# Does minimizing kl divergence (i.e. keep approximate posterior close to prior) contradict the goal of avoiding posterior collapse?

Posterior collapse means the variational distribution collapse towards the prior: $$\exists i: s.t. \forall x: q_{\phi}(z_i|x) \approx p(z_i)$$. $$z$$ becomes independent of $$x$$. We would like to avoid it when training VAE.

When maximizing the variational lower bound on the marginal log-likelihood, we would like to minimize the kl-divergence: $$KL(q_\phi(z|x)||p(z))$$. That is to keep the approximate posterior close to the prior. To have a tight bound, the $$KL=0$$.

Are these two not contradicting each other? In minimizing kl-divergence case, does $$KL=0$$ mean posterior collapse?

(I feel I am mixing up some concepts here but not sure what exactly.)

## 1 Answer

You are correct in your reasoning (though I dont' know if I'd call it a "collapse")- the "collapse" to the prior is the ideal intent of a VAE. As a VAE is a type of autoencoder, it's purpose is to learn a latent encoding space $$Z$$ from which you could, in principle, "draw" random points. An example is a VAE trained to generate images of faces, where each point $$z \in Z$$ represents a particular face. The encoder in a VAE is a way to transform points into that space, and the decoder is a way to transform them out of it.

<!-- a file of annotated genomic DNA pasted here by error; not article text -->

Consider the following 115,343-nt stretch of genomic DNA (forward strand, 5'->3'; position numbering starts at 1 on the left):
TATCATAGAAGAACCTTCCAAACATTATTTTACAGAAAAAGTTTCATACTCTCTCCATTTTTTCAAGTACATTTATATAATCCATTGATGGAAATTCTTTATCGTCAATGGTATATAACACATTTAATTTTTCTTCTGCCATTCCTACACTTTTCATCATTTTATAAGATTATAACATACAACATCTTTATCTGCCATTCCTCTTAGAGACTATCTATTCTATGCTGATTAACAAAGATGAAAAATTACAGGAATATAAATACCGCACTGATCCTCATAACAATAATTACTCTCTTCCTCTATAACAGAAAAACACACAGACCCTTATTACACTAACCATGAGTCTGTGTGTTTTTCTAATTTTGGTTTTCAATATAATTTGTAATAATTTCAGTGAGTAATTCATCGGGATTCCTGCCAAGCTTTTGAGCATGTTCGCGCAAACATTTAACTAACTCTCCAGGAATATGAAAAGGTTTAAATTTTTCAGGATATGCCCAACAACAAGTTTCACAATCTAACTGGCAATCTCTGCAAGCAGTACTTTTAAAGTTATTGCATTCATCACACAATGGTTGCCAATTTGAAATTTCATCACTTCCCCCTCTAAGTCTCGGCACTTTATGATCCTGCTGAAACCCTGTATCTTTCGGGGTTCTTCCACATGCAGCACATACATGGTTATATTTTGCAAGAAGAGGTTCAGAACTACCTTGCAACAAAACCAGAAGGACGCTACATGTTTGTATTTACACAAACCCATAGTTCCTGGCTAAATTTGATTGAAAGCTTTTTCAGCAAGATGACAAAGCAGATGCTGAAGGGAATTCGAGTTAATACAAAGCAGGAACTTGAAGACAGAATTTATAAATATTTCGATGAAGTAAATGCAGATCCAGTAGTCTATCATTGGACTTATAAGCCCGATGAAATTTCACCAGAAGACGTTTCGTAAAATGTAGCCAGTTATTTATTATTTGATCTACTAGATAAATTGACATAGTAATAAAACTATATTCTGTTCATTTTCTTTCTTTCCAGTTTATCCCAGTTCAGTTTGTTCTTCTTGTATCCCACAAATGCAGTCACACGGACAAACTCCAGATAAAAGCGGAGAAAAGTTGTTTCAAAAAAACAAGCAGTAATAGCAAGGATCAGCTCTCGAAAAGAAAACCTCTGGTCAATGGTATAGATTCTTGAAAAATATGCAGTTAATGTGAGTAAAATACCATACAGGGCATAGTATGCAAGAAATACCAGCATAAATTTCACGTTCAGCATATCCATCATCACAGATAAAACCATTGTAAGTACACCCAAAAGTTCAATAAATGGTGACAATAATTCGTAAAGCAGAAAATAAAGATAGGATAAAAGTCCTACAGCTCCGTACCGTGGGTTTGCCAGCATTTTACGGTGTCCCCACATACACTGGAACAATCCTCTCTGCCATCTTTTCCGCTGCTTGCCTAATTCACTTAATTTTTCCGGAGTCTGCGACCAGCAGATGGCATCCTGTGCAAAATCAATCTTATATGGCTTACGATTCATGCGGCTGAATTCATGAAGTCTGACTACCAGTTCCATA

In practice, however, we run into issues with data distributions, we may have data in one part of the latent space over-represented in some places, and under-represented in others. The "variational" part of VAEs adds regularization with this. Instead of encoding a single point in the latent space, it encodes a distribution over points. This helps mitigate this problem.

So rather than going from $$x \rightarrow z \in \mathbb{R}^d$$

a VAE encoder goes from $$x \rightarrow z\sim\mathcal{N}( \mu_x, \sigma_x)$$

What this means is that every point $$z\in Z$$ should be drawn from the prior distribution, $$p(z)$$. The encoder, $$e(x)$$ is just a means to find that spot $$z$$ in the encoding space (or, more specifically, it's distribution parameters).

The distribution $$q(\cdot | x)$$ is just an approximation of the distribution $$P(z)$$ that uses the datapoint $$x$$ to generate the distribution parameters.